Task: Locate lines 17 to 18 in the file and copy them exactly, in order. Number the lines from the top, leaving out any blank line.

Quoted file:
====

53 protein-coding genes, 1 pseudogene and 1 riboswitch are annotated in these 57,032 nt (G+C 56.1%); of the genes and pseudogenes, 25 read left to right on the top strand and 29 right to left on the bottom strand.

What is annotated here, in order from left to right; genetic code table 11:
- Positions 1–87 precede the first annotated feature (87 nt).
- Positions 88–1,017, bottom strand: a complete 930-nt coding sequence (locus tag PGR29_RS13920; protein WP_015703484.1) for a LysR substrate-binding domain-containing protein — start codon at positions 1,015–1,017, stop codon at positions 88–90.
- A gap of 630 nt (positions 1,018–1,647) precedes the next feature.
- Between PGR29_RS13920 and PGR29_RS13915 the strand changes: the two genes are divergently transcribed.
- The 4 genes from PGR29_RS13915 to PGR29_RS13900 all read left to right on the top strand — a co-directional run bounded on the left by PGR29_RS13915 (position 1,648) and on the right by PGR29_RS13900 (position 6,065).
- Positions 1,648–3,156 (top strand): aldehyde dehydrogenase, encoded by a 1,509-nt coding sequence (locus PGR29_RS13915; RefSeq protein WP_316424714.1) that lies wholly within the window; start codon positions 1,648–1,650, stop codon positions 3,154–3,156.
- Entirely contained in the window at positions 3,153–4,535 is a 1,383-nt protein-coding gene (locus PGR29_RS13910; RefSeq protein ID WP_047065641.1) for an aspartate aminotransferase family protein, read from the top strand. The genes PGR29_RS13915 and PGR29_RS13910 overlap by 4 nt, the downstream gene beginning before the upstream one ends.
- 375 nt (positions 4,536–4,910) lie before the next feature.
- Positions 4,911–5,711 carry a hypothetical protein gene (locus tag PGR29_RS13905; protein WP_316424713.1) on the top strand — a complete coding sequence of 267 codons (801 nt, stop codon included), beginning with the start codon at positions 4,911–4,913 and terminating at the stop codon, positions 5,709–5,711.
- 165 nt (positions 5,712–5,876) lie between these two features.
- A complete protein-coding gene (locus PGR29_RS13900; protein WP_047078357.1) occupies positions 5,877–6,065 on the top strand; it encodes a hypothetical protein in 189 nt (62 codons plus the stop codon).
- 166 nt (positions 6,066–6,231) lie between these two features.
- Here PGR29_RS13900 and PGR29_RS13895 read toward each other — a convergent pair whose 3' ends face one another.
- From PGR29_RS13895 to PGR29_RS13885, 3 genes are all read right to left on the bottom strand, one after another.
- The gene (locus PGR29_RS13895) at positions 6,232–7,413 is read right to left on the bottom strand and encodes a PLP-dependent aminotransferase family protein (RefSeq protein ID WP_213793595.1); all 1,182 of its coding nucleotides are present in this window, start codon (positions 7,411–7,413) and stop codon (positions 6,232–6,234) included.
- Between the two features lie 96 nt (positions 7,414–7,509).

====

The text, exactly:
- The gene (locus PGR29_RS13895) at positions 6,232–7,413 is read right to left on the bottom strand and encodes a PLP-dependent aminotransferase family protein (RefSeq protein ID WP_213793595.1); all 1,182 of its coding nucleotides are present in this window, start codon (positions 7,411–7,413) and stop codon (positions 6,232–6,234) included.
- Between the two features lie 96 nt (positions 7,414–7,509).